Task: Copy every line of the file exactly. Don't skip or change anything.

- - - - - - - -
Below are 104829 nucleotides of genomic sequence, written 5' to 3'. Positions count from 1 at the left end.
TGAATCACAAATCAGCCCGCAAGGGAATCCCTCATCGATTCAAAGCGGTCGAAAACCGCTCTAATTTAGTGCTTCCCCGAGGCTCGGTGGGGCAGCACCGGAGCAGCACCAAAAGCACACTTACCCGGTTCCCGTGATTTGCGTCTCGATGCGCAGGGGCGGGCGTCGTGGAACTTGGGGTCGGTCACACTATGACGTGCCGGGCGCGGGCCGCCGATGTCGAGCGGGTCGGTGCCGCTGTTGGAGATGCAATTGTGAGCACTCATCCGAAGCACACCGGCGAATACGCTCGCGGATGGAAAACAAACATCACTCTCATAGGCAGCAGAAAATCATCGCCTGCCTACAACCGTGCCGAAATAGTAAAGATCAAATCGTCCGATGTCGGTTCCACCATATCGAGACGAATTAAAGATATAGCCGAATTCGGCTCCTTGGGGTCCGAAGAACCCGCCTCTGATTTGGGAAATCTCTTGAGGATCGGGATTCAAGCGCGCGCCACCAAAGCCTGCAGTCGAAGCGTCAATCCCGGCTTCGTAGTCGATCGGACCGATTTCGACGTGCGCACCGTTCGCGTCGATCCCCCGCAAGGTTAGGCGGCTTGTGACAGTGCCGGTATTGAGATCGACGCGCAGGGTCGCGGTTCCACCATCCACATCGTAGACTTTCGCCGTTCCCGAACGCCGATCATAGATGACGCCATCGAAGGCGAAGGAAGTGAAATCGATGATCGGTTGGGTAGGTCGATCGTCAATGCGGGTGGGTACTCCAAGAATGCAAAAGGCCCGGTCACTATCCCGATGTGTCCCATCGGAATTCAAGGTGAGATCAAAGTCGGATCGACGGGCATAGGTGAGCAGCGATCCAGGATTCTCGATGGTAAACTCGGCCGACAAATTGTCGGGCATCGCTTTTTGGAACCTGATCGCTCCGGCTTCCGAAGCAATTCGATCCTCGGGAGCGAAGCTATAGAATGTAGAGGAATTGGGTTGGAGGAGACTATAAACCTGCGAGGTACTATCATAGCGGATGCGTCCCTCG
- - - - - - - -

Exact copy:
Below are 104829 nucleotides of genomic sequence, written 5' to 3'. Positions count from 1 at the left end.
TGAATCACAAATCAGCCCGCAAGGGAATCCCTCATCGATTCAAAGCGGTCGAAAACCGCTCTAATTTAGTGCTTCCCCGAGGCTCGGTGGGGCAGCACCGGAGCAGCACCAAAAGCACACTTACCCGGTTCCCGTGATTTGCGTCTCGATGCGCAGGGGCGGGCGTCGTGGAACTTGGGGTCGGTCACACTATGACGTGCCGGGCGCGGGCCGCCGATGTCGAGCGGGTCGGTGCCGCTGTTGGAGATGCAATTGTGAGCACTCATCCGAAGCACACCGGCGAATACGCTCGCGGATGGAAAACAAACATCACTCTCATAGGCAGCAGAAAATCATCGCCTGCCTACAACCGTGCCGAAATAGTAAAGATCAAATCGTCCGATGTCGGTTCCACCATATCGAGACGAATTAAAGATATAGCCGAATTCGGCTCCTTGGGGTCCGAAGAACCCGCCTCTGATTTGGGAAATCTCTTGAGGATCGGGATTCAAGCGCGCGCCACCAAAGCCTGCAGTCGAAGCGTCAATCCCGGCTTCGTAGTCGATCGGACCGATTTCGACGTGCGCACCGTTCGCGTCGATCCCCCGCAAGGTTAGGCGGCTTGTGACAGTGCCGGTATTGAGATCGACGCGCAGGGTCGCGGTTCCACCATCCACATCGTAGACTTTCGCCGTTCCCGAACGCCGATCATAGATGACGCCATCGAAGGCGAAGGAAGTGAAATCGATGATCGGTTGGGTAGGTCGATCGTCAATGCGGGTGGGTACTCCAAGAATGCAAAAGGCCCGGTCACTATCCCGATGTGTCCCATCGGAATTCAAGGTGAGATCAAAGTCGGATCGACGGGCATAGGTGAGCAGCGATCCAGGATTCTCGATGGTAAACTCGGCCGACAAATTGTCGGGCATCGCTTTTTGGAACCTGATCGCTCCGGCTTCCGAAGCAATTCGATCCTCGGGAGCGAAGCTATAGAATGTAGAGGAATTGGGTTGGAGGAGACTATAAACCTGCGAGGTACTATCATAGCGGATGCGTCCCTCG